Introduction: Reporting on alcohol use among women of reproductive age in Canada addresses a major gap in evidence.
Methods: We assessed the prevalence of weekly and heavy alcohol consumption among women aged 15 to 54 years by sociodemographic characteristics, province of residence and concurrent use of other substance(s) using data from the 2019 Canadian Community Health Survey.
Results: Of the target population, 30.5% reported weekly and 18.3% reported heavy alcohol consumption in the past year. Prevalence varied by sociodemographic characteristics, province and substance use. The most notable and significant differences were to do with cannabis use and smoking.
Conclusion: This information can guide health care providers in assessing alcohol consumption and in promoting low-risk alcohol drinking to prevent alcohol exposure during pregnancy.
- In 2019, 30.5% of women of reproductive age reported weekly alcohol consumption.
- In 2019, 18.3% of women of reproductive age reported heavy alcohol consumption that exceeds Canada’s Low-Risk Alcohol Drinking Guidelines.
- These proportions varied by sociodemographic characteristics, province of residence, smoking status and cannabis use.
- Prevalence estimates for weekly and heavy alcohol consumption were between 2 and 3 times higher for women who reported being current, former or experimental tobacco smokers or who had reported consuming cannabis in the past year.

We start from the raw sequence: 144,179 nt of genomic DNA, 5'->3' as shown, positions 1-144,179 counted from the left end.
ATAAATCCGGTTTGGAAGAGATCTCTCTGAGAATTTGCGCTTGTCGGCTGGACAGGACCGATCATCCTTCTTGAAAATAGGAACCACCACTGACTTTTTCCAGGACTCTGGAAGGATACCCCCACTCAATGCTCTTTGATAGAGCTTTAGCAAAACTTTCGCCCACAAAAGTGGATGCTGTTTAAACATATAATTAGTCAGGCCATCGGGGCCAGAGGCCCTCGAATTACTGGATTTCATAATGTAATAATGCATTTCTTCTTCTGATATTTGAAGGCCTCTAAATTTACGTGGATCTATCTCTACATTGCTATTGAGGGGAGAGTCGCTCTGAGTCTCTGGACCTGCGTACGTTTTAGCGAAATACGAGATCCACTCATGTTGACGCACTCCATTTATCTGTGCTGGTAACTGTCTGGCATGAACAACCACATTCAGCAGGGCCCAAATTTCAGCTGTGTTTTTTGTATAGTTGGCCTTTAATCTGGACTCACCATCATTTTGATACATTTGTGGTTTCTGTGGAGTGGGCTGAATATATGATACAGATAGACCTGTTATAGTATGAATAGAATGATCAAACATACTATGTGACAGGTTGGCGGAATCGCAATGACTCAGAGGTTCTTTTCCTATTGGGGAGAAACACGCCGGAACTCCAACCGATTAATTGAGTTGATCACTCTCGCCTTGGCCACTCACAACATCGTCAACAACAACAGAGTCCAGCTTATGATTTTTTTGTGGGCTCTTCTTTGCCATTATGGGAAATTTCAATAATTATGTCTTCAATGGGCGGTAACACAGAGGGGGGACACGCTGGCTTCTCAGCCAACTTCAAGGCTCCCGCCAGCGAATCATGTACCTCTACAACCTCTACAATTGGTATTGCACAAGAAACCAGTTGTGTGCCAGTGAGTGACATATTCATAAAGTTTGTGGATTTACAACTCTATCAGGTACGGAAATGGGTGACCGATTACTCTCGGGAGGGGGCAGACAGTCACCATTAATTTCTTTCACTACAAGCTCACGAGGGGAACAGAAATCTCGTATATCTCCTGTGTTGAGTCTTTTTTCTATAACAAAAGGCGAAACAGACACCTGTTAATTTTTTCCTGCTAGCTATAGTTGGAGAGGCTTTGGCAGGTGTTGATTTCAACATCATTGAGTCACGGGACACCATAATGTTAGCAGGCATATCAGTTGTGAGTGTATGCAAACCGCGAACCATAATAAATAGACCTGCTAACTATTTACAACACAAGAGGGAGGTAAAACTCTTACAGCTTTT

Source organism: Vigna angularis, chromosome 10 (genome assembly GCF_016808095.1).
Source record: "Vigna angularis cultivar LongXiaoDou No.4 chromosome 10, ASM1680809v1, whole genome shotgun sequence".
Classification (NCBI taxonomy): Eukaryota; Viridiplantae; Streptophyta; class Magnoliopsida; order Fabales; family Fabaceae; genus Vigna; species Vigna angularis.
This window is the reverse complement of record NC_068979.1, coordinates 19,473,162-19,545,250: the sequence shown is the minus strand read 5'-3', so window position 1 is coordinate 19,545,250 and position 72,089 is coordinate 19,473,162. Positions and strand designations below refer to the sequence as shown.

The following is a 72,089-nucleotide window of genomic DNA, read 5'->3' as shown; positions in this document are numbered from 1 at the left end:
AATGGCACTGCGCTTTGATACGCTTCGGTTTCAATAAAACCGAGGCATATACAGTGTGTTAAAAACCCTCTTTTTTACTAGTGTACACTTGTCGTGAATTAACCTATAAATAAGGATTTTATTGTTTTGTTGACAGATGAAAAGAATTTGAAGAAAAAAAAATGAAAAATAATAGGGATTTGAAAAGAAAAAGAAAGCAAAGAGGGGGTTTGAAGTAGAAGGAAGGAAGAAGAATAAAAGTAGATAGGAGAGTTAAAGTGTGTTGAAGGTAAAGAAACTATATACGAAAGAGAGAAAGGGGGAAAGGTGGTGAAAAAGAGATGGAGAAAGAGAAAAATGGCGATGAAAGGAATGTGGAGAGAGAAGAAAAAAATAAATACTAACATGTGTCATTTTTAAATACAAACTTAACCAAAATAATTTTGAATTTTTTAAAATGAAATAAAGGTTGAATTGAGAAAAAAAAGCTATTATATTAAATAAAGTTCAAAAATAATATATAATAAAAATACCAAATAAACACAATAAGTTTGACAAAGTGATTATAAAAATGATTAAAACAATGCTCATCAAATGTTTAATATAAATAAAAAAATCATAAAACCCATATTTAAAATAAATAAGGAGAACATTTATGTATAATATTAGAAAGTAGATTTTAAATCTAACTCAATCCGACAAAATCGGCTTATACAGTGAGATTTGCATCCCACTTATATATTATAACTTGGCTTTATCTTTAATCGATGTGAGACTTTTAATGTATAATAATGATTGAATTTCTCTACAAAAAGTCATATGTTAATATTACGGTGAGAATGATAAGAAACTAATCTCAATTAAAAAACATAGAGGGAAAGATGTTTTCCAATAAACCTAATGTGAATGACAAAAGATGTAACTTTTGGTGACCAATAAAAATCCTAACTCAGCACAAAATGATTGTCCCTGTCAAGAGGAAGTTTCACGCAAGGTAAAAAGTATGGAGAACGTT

Alcohol is widely used in Canada, with over 75% of the population aged 15 years and over reporting alcohol consumption in the previous year. Numerous adverse outcomes are associated with alcohol consumption, commonly referred to as alcohol-related harms. These include, but are not limited to, physical injury, adverse physical and mental health effects, cancer, cirrhosis of the liver and even death.
Canada’s Low-Risk Alcohol Drinking Guidelines were published in 2011 to raise awareness to help reduce alcohol-related harms. These guidelines outline best practices for safe alcohol consumption, including recommendations to abstain from alcohol when planning to become pregnant or when pregnant. Harm reduction strategies help clinicians and public health professionals promote low-risk alcohol consumption in subpopulations who would benefit from increased awareness of the health risks associated with drinking behaviours. This is particularly important for women of reproductive age as they may have a planned or unplanned pregnancy during this time in their lives, and alcohol consumption while pregnant could have significant impacts on the fetus. In 2017, 4.2% of women in Canada who had given birth in the last 5 years reported consuming any alcohol during their pregnancy.
In this study, we (1) report on the prevalence of weekly and heavy alcohol consumption among women aged 15 to 54 years old in Canada; and (2) explore alcohol consumption in this population by sociodemographic characteristics, province of residence, smoking status and cannabis use. To our knowledge, there are no historic or current national estimates that report on alcohol consumption by women of reproductive age. We aim to fill that gap in this paper.
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Retrieved from The Prevention Conversation who retrieved it from: https://www.canada.ca/en/public-health/services/reports-publications/health-promotion-chronic-disease-prevention-canada-research-policy-practice/vol-41-no-9-2021/prevalence-alcohol-use-women-reproductive-age-canada.html